All estimates as to the period of training depend upon the conditions and the station. I do not think any advantage would be gained by laying down hard-and-fast rules.

asked if there were no means of estimating the length of time required to train soldiers.

Ages Of Recruits

I beg to ask the Secretary of State for War, with reference to ascertaining the correct ages of recruits and the evils of the existing system, if he will state in what respect the oath of allegiance taken by the recruit on attestation is an oath as to correctness of his ago, and if he will consider the abvisability of altering the oath so as to make it refer more directly to this point, and at the same time include among punishable offences any false statements of age on his part; can he state why more care is not exercised by the Army medical officers in their duty in this respect, and whether in future neglect as to this on their part will be dealt with more severely; and who was the medical officer responsible for the enlisting as a full-grown private soldier of George H. Over, who was only fourteen years old; and whether the officer has been reprimanded.

The oath of allegiance has nothing whatever to do with the matter. On attestation the soldier signs his name to a declaration that his answers to various questions are true, amongst which is a question as to age. I am advised that a conviction for making a false statement as to age cannot be obtained. There is no reason to suppose that medical officers are careless on the point of age, and in this particular case the officer does not appear to have been to blame, as the recruit was well grown.

Can the noble Lord explain his statement in answer to another question that the age given by a recruit on oath was held to be true age for reckoning army service? The noble lord distinctly said that, and—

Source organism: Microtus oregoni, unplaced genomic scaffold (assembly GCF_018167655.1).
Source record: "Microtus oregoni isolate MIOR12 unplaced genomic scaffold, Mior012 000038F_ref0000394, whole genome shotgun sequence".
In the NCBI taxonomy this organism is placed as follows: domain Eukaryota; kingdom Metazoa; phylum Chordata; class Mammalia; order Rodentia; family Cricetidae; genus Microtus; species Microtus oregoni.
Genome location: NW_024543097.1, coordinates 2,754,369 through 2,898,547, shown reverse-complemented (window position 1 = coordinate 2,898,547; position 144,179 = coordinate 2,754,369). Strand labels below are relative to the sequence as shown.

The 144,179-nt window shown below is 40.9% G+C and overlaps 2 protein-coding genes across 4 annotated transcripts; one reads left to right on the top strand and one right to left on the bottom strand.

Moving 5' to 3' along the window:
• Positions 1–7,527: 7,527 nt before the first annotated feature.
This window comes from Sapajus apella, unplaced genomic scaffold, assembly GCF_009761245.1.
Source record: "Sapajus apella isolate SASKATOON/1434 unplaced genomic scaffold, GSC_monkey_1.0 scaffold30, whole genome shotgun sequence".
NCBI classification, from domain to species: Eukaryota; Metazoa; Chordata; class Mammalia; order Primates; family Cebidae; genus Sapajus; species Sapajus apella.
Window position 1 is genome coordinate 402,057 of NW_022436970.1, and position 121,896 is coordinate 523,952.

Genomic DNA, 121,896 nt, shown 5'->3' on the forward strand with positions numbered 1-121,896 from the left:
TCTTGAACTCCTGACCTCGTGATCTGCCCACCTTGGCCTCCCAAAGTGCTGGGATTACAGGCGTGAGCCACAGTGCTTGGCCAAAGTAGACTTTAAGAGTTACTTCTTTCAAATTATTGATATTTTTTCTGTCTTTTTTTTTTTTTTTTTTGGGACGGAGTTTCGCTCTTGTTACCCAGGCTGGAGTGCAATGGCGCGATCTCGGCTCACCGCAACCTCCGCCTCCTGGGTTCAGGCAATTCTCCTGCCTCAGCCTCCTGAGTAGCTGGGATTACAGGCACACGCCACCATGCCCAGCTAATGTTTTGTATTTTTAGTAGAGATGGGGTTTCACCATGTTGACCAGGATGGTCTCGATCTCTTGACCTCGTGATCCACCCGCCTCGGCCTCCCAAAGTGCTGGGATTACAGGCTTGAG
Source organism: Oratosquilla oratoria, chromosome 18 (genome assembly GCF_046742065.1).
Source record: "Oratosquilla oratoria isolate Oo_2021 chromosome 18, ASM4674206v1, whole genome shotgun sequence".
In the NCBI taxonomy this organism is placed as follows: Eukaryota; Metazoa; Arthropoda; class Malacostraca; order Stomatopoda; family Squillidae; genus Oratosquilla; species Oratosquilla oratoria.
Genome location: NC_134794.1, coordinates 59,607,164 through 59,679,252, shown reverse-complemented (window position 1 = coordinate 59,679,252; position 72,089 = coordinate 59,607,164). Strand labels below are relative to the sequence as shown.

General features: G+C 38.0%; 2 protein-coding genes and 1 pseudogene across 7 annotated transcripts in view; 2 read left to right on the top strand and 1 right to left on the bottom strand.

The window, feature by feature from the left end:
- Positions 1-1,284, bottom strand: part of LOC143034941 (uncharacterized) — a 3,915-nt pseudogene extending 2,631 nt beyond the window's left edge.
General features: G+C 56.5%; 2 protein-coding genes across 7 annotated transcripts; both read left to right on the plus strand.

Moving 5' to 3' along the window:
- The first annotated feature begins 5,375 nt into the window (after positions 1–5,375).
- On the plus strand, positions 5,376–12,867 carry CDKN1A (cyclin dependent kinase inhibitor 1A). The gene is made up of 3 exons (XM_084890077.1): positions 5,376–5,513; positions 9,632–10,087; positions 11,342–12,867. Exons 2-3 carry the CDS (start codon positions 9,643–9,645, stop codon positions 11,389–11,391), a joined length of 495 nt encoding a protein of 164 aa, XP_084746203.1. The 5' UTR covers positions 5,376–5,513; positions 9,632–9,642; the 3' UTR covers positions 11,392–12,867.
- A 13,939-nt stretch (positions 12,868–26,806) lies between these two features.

Naval Mobilisation


I beg to ask the Secretary to the Admiralty whether the Board of Admiralty have considered the expediency of ordering at some future time an unexpected mobilisation of certain portions of the fleet.


The question of mobilising a por- tion of the Fleet has been considered, but it has hitherto been the opinion of the Admiralty that to mobilise a portion of the Fleet only would be undesirable, and that, if it were accomplished, the results would be misleading.

Second Class Naval Reserve—Pension Claims

I beg to ask the Secretary to the Admiralty if the Government will take into favourable consideration the claims of 2nd Class Naval Reserve men who have served for long periods to a certain amount of pension.


There is no intention of putting the 2nd Class Reserve men of the old system on an equality with the first-class men as regards pension; but under the rules established in 1897 any men in the former class who are under thirty-two years of ago and will qualify for promotion to the higher class by volunteering for naval training may earn a pension at the age of sixty.

Canton Operations Of 1857–8—Distribution Of Booty

I beg to ask the Secretary to the Admiralty if he can state the nature and description of the various properties called the Canton Booty, captured at Canton by the officers, crews, and Marines of Her late Majesty's vessels during the China War of 1857 and 1858; how much of the proceeds or value of the same, amounting to £28,848 2s. 7d., has been paid to such officers, crews, and Marines; what part of the sum of £28,848 2s. 7d. represents the value of treasure captured in Commander Yeh's palace on the 28th–29th December, 1857; the total number of persons entitled to share in the above sum; what was the share of the same receivable by the officer then in command of Her late Majesty's Fleet, and by an able-bodied seaman, and by a private of the Royal Marine Light Infantry, respectively, under the rules then in force; and will he give the numbers and dates of the official correspondence on the subject from December, 1857, to 1863, and state whether there is any reference therein to a fund called the Seymour Fund.